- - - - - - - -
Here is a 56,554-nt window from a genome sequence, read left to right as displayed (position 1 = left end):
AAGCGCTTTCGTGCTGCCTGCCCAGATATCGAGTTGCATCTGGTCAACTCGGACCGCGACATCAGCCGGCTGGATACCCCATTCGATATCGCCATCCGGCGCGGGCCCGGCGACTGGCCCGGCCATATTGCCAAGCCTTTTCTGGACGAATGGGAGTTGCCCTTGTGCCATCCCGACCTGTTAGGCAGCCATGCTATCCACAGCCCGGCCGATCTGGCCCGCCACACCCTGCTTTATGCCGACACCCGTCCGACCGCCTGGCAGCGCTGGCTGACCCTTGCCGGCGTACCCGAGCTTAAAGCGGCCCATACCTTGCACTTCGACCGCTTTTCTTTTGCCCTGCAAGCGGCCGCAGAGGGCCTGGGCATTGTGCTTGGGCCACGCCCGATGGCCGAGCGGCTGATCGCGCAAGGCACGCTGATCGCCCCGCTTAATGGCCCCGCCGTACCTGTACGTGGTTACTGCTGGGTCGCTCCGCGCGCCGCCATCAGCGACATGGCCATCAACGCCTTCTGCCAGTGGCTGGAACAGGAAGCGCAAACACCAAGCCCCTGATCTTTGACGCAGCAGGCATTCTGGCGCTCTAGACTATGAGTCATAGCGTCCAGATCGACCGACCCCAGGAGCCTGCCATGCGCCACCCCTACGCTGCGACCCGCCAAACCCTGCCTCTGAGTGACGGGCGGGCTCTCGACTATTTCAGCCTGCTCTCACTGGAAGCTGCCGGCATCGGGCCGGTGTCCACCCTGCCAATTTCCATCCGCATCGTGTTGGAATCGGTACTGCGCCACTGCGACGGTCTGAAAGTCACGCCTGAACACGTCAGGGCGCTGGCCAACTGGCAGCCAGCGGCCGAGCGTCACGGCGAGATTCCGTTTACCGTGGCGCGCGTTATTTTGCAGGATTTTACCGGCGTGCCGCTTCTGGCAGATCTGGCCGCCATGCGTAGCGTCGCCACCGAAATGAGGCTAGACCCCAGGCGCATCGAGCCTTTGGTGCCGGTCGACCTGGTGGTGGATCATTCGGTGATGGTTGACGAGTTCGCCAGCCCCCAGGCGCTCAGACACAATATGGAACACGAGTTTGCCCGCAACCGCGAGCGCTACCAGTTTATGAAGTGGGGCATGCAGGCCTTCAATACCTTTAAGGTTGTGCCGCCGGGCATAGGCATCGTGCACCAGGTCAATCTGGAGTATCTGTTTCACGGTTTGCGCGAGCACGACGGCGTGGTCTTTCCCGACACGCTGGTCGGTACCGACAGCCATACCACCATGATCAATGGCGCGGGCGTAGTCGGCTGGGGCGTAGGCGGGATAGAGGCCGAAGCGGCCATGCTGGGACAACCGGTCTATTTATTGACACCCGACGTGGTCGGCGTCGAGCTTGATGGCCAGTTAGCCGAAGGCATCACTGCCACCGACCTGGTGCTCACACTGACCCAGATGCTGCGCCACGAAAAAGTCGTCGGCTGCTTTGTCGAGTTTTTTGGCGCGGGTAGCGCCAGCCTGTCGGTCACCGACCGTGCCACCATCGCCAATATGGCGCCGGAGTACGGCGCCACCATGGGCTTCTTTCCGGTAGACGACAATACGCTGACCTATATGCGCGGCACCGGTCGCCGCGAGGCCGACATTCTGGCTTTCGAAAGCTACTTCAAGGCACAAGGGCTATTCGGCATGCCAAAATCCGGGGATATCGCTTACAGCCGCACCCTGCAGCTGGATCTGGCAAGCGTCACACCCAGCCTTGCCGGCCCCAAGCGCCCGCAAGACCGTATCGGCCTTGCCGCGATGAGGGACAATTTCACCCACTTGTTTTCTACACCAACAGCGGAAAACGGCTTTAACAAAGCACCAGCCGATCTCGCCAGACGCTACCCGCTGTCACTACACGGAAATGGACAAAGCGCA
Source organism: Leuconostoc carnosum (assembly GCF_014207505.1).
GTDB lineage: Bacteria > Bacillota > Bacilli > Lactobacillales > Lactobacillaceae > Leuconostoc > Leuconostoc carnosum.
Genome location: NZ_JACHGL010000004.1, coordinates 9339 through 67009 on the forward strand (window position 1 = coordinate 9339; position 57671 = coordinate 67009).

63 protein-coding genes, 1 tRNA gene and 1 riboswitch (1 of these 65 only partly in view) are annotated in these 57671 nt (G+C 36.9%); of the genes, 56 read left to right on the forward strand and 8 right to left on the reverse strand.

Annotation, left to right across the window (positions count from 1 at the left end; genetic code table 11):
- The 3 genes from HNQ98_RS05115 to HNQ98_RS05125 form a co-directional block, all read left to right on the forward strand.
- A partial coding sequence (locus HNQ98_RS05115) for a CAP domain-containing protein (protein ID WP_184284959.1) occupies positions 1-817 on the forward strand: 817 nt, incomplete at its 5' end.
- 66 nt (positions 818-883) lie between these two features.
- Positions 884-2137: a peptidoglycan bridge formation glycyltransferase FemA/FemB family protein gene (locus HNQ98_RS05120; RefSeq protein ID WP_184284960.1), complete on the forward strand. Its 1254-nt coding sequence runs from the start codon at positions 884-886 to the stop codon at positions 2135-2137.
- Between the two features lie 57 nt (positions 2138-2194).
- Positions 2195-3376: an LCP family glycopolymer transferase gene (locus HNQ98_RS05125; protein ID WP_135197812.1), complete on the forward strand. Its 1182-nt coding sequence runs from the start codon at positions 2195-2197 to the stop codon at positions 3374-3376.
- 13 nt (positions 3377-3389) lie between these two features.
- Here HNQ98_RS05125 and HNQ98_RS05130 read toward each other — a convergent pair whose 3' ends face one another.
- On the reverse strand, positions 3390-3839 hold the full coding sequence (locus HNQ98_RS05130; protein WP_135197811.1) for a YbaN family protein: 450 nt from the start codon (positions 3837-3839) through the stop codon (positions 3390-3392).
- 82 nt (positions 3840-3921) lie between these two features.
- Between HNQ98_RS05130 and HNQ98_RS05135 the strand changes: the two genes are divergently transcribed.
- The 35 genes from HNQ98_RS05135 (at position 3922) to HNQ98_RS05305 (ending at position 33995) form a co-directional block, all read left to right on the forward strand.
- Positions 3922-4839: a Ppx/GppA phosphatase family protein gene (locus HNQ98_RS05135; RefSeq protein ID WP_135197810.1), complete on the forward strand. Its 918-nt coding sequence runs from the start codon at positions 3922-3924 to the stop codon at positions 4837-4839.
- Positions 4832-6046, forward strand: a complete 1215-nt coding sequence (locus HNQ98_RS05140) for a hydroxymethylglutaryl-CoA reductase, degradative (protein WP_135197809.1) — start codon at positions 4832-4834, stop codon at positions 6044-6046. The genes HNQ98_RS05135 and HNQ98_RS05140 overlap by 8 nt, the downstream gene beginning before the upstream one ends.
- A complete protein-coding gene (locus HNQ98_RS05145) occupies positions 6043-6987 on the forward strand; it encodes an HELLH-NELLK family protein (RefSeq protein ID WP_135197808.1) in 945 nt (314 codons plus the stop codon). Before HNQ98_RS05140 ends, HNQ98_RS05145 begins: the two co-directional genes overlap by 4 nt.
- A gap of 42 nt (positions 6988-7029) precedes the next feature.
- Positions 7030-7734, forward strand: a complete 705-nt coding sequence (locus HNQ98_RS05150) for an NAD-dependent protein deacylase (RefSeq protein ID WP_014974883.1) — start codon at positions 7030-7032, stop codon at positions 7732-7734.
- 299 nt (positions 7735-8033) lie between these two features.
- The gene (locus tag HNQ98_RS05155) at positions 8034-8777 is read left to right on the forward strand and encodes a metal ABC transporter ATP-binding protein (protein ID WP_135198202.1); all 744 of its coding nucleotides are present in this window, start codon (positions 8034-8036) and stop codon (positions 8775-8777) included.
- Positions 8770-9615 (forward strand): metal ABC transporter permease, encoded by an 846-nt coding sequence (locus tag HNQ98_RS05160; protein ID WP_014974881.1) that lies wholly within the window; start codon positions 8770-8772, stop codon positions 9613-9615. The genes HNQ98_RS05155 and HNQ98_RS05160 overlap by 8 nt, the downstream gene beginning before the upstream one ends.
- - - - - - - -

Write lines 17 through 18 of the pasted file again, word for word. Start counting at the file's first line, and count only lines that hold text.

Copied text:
- 82 nt (positions 3840-3921) lie between these two features.
- Between HNQ98_RS05130 and HNQ98_RS05135 the strand changes: the two genes are divergently transcribed.